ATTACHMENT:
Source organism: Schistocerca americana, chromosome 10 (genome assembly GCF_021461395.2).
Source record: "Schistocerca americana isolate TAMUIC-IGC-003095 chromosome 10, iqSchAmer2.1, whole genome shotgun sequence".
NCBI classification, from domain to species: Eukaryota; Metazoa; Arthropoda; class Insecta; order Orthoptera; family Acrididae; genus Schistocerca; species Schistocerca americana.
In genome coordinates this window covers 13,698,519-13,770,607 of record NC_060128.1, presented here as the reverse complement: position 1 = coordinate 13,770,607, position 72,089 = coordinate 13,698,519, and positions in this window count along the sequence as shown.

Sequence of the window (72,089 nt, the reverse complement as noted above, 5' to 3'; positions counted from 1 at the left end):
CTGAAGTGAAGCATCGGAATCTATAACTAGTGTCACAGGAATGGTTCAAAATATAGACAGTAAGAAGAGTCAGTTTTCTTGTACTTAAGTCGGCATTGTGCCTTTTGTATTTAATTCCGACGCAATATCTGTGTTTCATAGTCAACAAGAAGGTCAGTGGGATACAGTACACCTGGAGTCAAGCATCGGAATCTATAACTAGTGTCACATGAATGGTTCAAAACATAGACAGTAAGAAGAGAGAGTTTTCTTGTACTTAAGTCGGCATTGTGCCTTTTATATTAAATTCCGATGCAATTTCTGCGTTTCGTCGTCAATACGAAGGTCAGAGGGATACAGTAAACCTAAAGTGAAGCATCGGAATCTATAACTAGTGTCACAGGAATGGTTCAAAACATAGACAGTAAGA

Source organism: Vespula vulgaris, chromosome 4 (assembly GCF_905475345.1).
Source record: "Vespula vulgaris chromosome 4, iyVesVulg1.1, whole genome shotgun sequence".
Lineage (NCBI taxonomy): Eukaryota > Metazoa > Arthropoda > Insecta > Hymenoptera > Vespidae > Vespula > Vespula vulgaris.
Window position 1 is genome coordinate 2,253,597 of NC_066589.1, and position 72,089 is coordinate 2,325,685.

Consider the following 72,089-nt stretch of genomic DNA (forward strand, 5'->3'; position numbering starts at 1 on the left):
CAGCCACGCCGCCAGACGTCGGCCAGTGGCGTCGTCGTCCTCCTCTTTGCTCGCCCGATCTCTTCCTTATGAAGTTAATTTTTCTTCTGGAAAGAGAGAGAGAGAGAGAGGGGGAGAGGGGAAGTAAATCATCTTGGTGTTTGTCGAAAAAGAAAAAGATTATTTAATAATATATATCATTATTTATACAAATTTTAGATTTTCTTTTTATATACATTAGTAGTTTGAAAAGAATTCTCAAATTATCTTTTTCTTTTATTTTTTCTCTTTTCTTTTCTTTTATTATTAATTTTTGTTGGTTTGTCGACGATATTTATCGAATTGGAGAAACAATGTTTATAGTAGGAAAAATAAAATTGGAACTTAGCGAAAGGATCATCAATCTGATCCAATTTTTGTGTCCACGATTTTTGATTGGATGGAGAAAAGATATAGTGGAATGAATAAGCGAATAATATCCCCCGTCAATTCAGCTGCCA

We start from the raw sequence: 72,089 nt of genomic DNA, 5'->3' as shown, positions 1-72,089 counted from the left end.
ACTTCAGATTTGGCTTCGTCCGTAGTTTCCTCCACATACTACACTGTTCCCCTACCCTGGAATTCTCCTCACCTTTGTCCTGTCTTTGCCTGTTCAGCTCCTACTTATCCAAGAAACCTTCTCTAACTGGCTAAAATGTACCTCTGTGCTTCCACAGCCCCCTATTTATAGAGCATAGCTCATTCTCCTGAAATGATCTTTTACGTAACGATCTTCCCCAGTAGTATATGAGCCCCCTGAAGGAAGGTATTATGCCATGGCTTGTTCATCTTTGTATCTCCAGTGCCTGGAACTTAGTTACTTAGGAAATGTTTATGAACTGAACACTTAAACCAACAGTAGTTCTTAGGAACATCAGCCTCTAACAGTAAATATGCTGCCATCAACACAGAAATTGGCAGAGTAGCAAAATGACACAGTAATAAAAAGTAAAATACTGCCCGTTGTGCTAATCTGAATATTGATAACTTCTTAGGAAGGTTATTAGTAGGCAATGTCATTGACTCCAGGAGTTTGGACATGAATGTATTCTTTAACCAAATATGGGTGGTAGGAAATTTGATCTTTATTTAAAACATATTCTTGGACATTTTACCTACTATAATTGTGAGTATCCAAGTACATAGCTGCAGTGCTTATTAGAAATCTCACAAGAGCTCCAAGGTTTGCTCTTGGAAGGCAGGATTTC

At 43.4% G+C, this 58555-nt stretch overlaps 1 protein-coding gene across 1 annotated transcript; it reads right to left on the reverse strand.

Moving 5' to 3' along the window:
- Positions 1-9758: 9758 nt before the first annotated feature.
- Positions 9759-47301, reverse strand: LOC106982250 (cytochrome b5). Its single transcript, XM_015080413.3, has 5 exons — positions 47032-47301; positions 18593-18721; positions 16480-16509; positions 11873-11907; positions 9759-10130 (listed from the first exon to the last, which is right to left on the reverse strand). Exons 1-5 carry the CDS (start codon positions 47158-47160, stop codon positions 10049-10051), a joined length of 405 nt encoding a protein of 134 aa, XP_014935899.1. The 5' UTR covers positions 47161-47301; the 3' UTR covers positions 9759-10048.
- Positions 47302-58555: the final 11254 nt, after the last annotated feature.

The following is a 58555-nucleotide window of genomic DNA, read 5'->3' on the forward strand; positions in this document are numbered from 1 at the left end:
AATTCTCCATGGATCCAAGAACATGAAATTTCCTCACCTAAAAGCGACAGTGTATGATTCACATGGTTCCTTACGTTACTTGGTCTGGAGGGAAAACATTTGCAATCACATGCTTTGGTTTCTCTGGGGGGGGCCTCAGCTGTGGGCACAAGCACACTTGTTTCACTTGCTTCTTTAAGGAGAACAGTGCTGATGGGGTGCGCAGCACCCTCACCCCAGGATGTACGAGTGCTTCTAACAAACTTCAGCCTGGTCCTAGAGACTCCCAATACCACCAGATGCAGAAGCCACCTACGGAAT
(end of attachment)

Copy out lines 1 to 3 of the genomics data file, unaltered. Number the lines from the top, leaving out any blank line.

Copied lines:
Source organism: Schistocerca americana, chromosome 10 (genome assembly GCF_021461395.2).
Source record: "Schistocerca americana isolate TAMUIC-IGC-003095 chromosome 10, iqSchAmer2.1, whole genome shotgun sequence".
NCBI classification, from domain to species: Eukaryota; Metazoa; Arthropoda; class Insecta; order Orthoptera; family Acrididae; genus Schistocerca; species Schistocerca americana.